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Musicophilia: Tales of Music and the Brainby Oliver Sacks
Synopses & Reviews
Music can move us to the heights or depths of emotion. It can persuade us to buy something, or remind us of our first date. It can lift us out of depression when nothing else can. It can get us dancing to its beat. But the power of music goes much, much further. Indeed, music occupies more areas of our brain than language does — humans are a musical species.
Oliver Sacks's compassionate, compelling tales of people struggling to adapt to different neurological conditions have fundamentally changed the way we think of our own brains, and of the human experience. In Musicophilia, he examines the powers of music through the individual experiences of patients, musicians, and everyday people — from a man who is struck by lightning and suddenly inspired to become a pianist at the age of forty-two, to an entire group of children with Williams syndrome, who are hypermusical from birth; from people with "amusia," to whom a symphony sounds like the clattering of pots and pans, to a man whose memory spans only seven seconds — for everything but music.
Our exquisite sensitivity to music can sometimes go wrong: Sacks explores how catchy tunes can subject us to hours of mental replay, and how a surprising number of people acquire nonstop musical hallucinations that assault them night and day. Yet far more frequently, music goes right: Sacks describes how music can animate people with Parkinson's disease who cannot otherwise move, give words to stroke patients who cannot otherwise speak, and calm and organize people whose memories are ravaged by Alzheimer's or amnesia.
Music is irresistible, haunting, andunforgettable, and in Musicophilia, Oliver Sacks tells us why.
Sacks's compassionate, compelling tales of people struggling to adapt to different neurological conditions have fundamentally changed the way we think of our own brains. Here, he examines the powers of music through the individual experiences of patients, musicians, and everyday people.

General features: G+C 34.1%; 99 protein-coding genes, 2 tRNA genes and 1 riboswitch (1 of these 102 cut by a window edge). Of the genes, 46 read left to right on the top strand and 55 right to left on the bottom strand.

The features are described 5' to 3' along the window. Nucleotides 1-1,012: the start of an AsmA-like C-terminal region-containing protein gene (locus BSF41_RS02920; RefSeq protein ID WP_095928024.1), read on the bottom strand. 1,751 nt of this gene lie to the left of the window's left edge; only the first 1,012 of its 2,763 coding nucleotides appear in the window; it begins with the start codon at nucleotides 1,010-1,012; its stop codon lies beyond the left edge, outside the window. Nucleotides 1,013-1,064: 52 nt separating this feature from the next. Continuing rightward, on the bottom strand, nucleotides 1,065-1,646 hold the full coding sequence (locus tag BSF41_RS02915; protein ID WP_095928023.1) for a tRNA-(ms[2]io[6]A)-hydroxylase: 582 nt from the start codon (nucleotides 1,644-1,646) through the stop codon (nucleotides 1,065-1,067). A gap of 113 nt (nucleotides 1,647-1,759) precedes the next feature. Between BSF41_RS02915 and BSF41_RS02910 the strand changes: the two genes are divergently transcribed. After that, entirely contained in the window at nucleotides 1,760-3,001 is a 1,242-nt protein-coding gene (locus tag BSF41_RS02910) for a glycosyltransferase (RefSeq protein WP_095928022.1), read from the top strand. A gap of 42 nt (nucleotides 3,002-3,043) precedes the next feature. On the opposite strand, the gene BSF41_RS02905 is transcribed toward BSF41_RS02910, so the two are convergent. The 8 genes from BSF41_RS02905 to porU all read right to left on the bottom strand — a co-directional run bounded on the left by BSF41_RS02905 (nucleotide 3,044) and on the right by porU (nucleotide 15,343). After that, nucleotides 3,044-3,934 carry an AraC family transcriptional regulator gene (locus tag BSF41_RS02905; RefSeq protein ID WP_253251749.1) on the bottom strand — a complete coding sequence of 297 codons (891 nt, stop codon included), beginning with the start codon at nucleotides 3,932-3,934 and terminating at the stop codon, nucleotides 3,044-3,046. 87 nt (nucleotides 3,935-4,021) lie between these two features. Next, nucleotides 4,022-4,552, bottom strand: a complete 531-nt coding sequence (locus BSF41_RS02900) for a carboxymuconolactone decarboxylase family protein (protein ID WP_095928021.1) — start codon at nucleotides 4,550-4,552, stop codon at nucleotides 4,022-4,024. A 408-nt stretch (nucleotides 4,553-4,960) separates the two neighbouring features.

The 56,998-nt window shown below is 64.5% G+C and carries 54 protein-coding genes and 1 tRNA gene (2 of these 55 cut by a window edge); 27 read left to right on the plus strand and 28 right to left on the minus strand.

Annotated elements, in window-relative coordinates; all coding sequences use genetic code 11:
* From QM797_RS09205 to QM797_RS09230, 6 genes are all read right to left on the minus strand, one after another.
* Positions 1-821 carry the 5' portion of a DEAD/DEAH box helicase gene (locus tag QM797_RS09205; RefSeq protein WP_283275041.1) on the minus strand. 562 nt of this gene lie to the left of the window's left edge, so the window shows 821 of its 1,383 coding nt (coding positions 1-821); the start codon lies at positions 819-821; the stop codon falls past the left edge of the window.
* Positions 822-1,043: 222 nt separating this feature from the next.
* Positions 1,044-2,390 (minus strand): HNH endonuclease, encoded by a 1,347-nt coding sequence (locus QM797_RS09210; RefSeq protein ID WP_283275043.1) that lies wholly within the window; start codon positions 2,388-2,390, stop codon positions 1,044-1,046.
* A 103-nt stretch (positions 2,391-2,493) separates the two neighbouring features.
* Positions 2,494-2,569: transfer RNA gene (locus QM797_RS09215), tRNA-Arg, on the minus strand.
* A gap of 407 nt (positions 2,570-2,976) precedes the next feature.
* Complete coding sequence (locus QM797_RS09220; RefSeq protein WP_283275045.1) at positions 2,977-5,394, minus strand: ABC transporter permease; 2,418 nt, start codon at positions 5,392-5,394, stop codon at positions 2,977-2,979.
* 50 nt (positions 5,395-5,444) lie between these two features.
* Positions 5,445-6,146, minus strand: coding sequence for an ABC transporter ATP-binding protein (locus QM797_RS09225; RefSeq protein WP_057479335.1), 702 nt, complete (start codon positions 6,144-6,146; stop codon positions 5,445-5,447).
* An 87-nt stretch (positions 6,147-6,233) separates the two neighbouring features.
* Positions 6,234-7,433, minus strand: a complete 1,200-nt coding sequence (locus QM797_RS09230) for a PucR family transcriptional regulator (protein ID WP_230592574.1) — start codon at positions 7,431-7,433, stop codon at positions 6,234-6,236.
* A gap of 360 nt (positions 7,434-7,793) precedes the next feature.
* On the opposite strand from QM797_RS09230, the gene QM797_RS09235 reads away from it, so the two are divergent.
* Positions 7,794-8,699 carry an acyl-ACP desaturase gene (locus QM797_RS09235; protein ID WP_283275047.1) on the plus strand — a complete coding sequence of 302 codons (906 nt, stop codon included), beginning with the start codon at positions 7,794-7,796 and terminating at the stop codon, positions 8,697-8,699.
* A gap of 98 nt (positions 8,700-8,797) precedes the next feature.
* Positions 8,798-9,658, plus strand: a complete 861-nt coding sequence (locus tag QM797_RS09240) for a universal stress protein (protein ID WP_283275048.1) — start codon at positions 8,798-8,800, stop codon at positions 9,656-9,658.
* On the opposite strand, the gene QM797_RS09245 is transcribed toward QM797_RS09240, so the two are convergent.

Drawing on the individual experiences of patients, musicians, composers, and everyday people, the author of Awakenings explores the complex human response to music, detailing the full range of human reactions to music, what goes on and can go wrong when we listen to music, and how music can affect those suffering from a variety of ailments. 100,000 first printing.
Oliver Sacks is a physician and the author of nine previous books, including The Man Who Mistook His Wife for a Hat and Awakenings (which inspired the Oscar-nominated film). He lives in New York City, where he is Professor of Clinical Neurology at Columbia University.
Table of Contents
Haunted by music. A bolt from the blue : sudden musicophilia ; A strangely familiar feeling : musical seizures ; Fear of music : musicogenic epilepsy ; Music on the brain : imagery and imagination ; Brainworms, sticky music and catchy tunes ; Musical hallucinations — A range of musicality. Sense and sensibility : a range of musicality ; Things fall apart : amusia and dysharmonia ; Papa blows his nose in G : absolute pitch ; Pitch imperfect : cochlear amusia ; In living stereo : why we have two ears ; Two thousand operas : musical savants ; An auditory world : music and blindness ; The key of clear green : synesthesia and music — Memory, movement, and music. In the moment : music and amnesia ; Speech and song : aphasia and music therapy ; Accidental davening : dyskinesia and cantillation ; Come together : music and Tourette's Syndrome ; Keeping time : rhythm and movement ; Kinetic melody: Parkinson's disease and music therapy — Phantom fingers: the case of the one-armed pianist ; Athletes of the small muscles : musician's dystonia — Emotion, identity, and music. Awake and asleep : musical dreams ; Seduction and indifference ; Lamentations : music and depression ; The case of Harry S. : music and emotion ; Irrepressible : music and the temporal lobes ; A hypermusical species : Williams Syndrome ; Music and identity : dementia and music therapy.
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